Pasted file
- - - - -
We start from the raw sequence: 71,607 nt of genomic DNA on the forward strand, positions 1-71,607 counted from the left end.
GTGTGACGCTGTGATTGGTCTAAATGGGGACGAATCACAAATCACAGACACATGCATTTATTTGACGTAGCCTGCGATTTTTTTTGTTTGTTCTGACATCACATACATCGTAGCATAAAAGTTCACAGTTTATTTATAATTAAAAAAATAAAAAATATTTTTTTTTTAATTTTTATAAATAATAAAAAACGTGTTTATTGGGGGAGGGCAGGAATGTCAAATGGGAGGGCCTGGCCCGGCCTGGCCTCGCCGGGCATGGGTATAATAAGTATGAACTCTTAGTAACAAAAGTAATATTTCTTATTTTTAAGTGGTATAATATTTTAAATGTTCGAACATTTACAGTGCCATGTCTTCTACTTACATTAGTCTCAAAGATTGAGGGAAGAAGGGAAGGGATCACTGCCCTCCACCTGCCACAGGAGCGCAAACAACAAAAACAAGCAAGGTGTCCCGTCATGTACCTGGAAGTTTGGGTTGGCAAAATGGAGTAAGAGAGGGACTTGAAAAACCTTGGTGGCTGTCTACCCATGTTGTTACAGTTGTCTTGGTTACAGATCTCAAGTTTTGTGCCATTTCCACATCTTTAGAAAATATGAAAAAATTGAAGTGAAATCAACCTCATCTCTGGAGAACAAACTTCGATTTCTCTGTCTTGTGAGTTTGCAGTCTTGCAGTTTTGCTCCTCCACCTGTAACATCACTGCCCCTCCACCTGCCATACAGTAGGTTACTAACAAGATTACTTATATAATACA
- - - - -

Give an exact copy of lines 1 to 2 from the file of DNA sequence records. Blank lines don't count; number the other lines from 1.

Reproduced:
We start from the raw sequence: 71,607 nt of genomic DNA on the forward strand, positions 1-71,607 counted from the left end.
GTGTGACGCTGTGATTGGTCTAAATGGGGACGAATCACAAATCACAGACACATGCATTTATTTGACGTAGCCTGCGATTTTTTTTGTTTGTTCTGACATCACATACATCGTAGCATAAAAGTTCACAGTTTATTTATAATTAAAAAAATAAAAAATATTTTTTTTTTAATTTTTATAAATAATAAAAAACGTGTTTATTGGGGGAGGGCAGGAATGTCAAATGGGAGGGCCTGGCCCGGCCTGGCCTCGCCGGGCATGGGTATAATAAGTATGAACTCTTAGTAACAAAAGTAATATTTCTTATTTTTAAGTGGTATAATATTTTAAATGTTCGAACATTTACAGTGCCATGTCTTCTACTTACATTAGTCTCAAAGATTGAGGGAAGAAGGGAAGGGATCACTGCCCTCCACCTGCCACAGGAGCGCAAACAACAAAAACAAGCAAGGTGTCCCGTCATGTACCTGGAAGTTTGGGTTGGCAAAATGGAGTAAGAGAGGGACTTGAAAAACCTTGGTGGCTGTCTACCCATGTTGTTACAGTTGTCTTGGTTACAGATCTCAAGTTTTGTGCCATTTCCACATCTTTAGAAAATATGAAAAAATTGAAGTGAAATCAACCTCATCTCTGGAGAACAAACTTCGATTTCTCTGTCTTGTGAGTTTGCAGTCTTGCAGTTTTGCTCCTCCACCTGTAACATCACTGCCCCTCCACCTGCCATACAGTAGGTTACTAACAAGATTACTTATATAATACA